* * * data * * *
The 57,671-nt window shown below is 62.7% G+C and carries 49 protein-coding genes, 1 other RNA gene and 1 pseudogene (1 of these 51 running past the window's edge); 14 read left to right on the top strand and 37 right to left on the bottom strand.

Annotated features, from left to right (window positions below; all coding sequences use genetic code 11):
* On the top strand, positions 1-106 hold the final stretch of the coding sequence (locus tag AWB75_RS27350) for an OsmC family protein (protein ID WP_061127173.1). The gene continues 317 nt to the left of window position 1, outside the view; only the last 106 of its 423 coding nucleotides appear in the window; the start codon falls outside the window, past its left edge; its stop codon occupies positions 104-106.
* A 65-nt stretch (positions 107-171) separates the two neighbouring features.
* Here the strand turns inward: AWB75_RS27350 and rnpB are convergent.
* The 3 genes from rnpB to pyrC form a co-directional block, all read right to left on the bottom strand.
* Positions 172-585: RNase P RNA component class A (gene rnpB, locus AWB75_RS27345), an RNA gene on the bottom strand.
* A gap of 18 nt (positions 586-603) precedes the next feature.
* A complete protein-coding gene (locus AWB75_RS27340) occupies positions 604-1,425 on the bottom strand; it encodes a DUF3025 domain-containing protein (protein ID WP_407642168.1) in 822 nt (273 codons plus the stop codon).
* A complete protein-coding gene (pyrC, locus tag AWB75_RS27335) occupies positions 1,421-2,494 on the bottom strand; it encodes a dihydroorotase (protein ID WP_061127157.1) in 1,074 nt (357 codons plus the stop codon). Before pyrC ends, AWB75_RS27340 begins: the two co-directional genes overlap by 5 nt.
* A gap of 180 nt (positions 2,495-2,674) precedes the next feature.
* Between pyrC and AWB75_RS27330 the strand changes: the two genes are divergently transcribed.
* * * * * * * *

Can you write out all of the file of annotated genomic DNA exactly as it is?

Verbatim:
The 57,671-nt window shown below is 62.7% G+C and carries 49 protein-coding genes, 1 other RNA gene and 1 pseudogene (1 of these 51 running past the window's edge); 14 read left to right on the top strand and 37 right to left on the bottom strand.

Annotated features, from left to right (window positions below; all coding sequences use genetic code 11):
* On the top strand, positions 1-106 hold the final stretch of the coding sequence (locus tag AWB75_RS27350) for an OsmC family protein (protein ID WP_061127173.1). The gene continues 317 nt to the left of window position 1, outside the view; only the last 106 of its 423 coding nucleotides appear in the window; the start codon falls outside the window, past its left edge; its stop codon occupies positions 104-106.
* A 65-nt stretch (positions 107-171) separates the two neighbouring features.
* Here the strand turns inward: AWB75_RS27350 and rnpB are convergent.
* The 3 genes from rnpB to pyrC form a co-directional block, all read right to left on the bottom strand.
* Positions 172-585: RNase P RNA component class A (gene rnpB, locus AWB75_RS27345), an RNA gene on the bottom strand.
* A gap of 18 nt (positions 586-603) precedes the next feature.
* A complete protein-coding gene (locus AWB75_RS27340) occupies positions 604-1,425 on the bottom strand; it encodes a DUF3025 domain-containing protein (protein ID WP_407642168.1) in 822 nt (273 codons plus the stop codon).
* A complete protein-coding gene (pyrC, locus tag AWB75_RS27335) occupies positions 1,421-2,494 on the bottom strand; it encodes a dihydroorotase (protein ID WP_061127157.1) in 1,074 nt (357 codons plus the stop codon). Before pyrC ends, AWB75_RS27340 begins: the two co-directional genes overlap by 5 nt.
* A gap of 180 nt (positions 2,495-2,674) precedes the next feature.
* Between pyrC and AWB75_RS27330 the strand changes: the two genes are divergently transcribed.